6. Analysis of Myc-induced histone modifications on target chromatin.

    Francesca Martinato

    Full Text Available The c-myc proto-oncogene is induced by mitogens and is a central regulator of cell growth and differentiation. The c-myc product, Myc, is a transcription factor that binds a multitude of genomic sites, estimated to be over 10-15% of all promoter regions. Target promoters generally pre-exist in an active or poised chromatin state that is further modified by Myc, contributing to fine transcriptional regulation (activation or repression of the afferent gene. Among other mechanisms, Myc recruits histone acetyl-transferases to target chromatin and locally promotes hyper-acetylation of multiple lysines on histones H3 and H4, although the identity and combination of the modified lysines is unknown. Whether Myc dynamically regulates other histone modifications (or marks at its binding sites also remains to be addressed. Here, we used quantitative chromatin immunoprecipitation (qChIP to profile a total of 24 lysine-acetylation and -methylation marks modulated by Myc at target promoters in a human B-cell line with a regulatable c-myc transgene. Myc binding promoted acetylation of multiple lysines, primarily of H3K9, H3K14, H3K18, H4K5 and H4K12, but significantly also of H4K8, H4K91 and H2AK5. Dimethylation of H3K79 was also selectively induced at target promoters. A majority of target promoters showed co-induction of multiple marks - in various combinations - correlating with recruitment of the two HATs tested (Tip60 and HBO1, incorporation of the histone variant H2A.Z and transcriptional activation. Based on this and previous findings, we surmise that Myc recruits the Tip60/p400 complex to achieve a coordinated histone acetylation/exchange reaction at activated promoters. Our data are also consistent with the additive and redundant role of multiple acetylation events in transcriptional activation.

  7. Generation and genetic modification of induced pluripotent stem cells.

    Schambach, Axel; Cantz, Tobias; Baum, Christopher; Cathomen, Toni

    2010-07-01

    The generation of induced pluripotent stem cells (iPSCs) enabled by exogenous expression of the canonical Oct4, Sox2, Klf4 and c-Myc reprogramming factors has opened new ways to create patient- or disease-specific pluripotent cells. iPSCs represent an almost inexhaustible source of cells for targeted differentiation into somatic effector cells and hence are likely to be invaluable for therapeutic applications and disease-related research. After an introduction on the biology of reprogramming we cover emerging technological advances, including new reprogramming approaches, small-molecule compounds and tailored genetic modification, and give an outlook towards potential clinical applications of iPSCs. Although this field is progressing rapidly, reprogramming is still an inefficient process. The reader will learn about innovative tools to generate patient-specific iPSCs and how to modify these established lines in a safe way. Ideally, the disease-causing mutation is edited directly in the genome using novel technologies based on artificial nucleases, such as zinc-finger nucleases. Human iPSCs create fascinating options with regard to disease modeling, drug testing, developmental studies and therapeutic applications. However, important hurdles have to be taken and more efficient protocols to be established to achieve the ambitious goal of bringing iPSCs into clinical use.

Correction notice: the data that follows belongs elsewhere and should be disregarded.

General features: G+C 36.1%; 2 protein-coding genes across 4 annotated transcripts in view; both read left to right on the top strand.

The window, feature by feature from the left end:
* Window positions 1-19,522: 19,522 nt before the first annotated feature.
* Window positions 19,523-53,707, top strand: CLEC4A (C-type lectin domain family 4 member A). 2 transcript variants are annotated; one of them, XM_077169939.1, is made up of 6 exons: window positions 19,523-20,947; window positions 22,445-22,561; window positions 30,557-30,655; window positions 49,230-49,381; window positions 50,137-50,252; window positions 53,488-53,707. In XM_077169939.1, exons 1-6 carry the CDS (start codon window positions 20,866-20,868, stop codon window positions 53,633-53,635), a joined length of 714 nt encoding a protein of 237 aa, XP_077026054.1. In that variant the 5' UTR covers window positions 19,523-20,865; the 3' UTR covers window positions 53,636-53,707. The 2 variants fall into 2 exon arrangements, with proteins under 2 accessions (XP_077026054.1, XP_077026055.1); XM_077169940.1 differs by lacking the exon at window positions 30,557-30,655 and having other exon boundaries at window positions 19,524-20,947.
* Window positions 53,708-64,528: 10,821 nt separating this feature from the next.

8. Surface modifications caused by a swift heavy ion irradiation on crystalline p-type gallium antimonide

    Jadhav, Vidya

    2015-09-01

    Surface modifications caused by a swift heavy ion irradiation on crystalline p-type gallium antimonide crystal have been reported. Single crystal, 1 0 0> orientations and ∼500 μm thick p-type GaSb samples with carrier concentration of 3.30 × 1017 cm-3 were irradiated at 100 MeV Fe7+ ions. We have used 15UD Pelletron facilities at IUAC with varying fluences of 5 × 1010-1 × 1014 ions cm-2. The effects of irradiation on these samples have been investigated using, spectroscopic ellipsometry, atomic force microscopy and ultraviolet-visible-NIR spectroscopy techniques. Ellipsometry parameters, psi (Ψ) and delta (Δ) for the unirradiated sample and samples irradiated with different fluences were recorded. The data were fit to a three phase model to determine the refractive index and extinction coefficient. The refractive index and extinction coefficient for various fluences in ultraviolet, visible, and infrared, regimes were evaluated. Atomic force microscopy has been used to study these surface modifications. In order to have more statistical information about the surface, we have plotted the height structure histogram for all the samples. For unirradiated sample, we observed the Gaussian fitting. This result indicates the more ordered height structure symmetry. Whereas for the sample irradiated with the fluence of 1 × 1013, 5 × 1013 and 1 × 1014 ions cm-2, we observed the scattered data. The width of the histogram for samples irradiated up to the fluence of 1 × 1013 ion cm-2 was found to be almost same however it decreased at higher fluence. UV reflectance spectra of the sample irradiated with increasing fluences exhibit three peaks at 292, 500 and 617 nm represent the high energy GaSb; E1, E1 + Δ and E2 band gaps in all irradiated samples.